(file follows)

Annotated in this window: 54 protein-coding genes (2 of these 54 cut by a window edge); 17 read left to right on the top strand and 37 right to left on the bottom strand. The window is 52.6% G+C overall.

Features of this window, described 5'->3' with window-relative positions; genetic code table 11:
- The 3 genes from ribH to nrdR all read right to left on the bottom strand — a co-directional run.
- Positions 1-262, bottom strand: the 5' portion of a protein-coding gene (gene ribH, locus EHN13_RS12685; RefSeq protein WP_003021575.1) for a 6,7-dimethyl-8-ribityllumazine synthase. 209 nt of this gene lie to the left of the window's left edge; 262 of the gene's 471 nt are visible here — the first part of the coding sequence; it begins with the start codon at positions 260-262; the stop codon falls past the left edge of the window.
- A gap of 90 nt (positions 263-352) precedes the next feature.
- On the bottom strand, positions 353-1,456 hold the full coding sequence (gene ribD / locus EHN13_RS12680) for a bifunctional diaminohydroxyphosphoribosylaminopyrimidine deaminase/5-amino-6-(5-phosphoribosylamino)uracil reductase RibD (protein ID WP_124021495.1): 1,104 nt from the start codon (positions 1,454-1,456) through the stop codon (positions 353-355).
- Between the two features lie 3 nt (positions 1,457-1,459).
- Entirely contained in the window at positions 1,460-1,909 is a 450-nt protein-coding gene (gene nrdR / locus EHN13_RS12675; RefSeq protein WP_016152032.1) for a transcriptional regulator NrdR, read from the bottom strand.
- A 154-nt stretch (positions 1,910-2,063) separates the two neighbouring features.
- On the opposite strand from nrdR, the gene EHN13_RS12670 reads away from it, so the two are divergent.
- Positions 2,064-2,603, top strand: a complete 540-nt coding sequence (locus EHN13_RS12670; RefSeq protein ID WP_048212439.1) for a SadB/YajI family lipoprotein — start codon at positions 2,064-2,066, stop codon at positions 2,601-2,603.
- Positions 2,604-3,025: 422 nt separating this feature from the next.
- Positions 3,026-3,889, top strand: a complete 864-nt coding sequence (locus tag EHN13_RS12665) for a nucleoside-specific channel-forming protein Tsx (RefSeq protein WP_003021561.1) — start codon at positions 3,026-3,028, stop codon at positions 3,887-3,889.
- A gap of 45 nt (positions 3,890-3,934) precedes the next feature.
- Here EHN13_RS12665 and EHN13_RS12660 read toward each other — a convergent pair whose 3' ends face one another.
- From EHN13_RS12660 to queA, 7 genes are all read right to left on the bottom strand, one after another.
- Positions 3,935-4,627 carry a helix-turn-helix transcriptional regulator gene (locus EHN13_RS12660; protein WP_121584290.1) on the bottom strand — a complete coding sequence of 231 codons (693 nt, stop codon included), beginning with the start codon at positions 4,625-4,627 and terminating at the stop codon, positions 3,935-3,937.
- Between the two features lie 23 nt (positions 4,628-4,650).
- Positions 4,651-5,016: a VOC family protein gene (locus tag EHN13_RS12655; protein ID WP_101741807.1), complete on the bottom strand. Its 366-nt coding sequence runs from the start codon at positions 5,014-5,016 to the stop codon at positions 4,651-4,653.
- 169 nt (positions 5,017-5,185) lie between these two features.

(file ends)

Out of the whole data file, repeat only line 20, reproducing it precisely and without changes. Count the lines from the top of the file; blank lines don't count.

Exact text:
- 169 nt (positions 5,017-5,185) lie between these two features.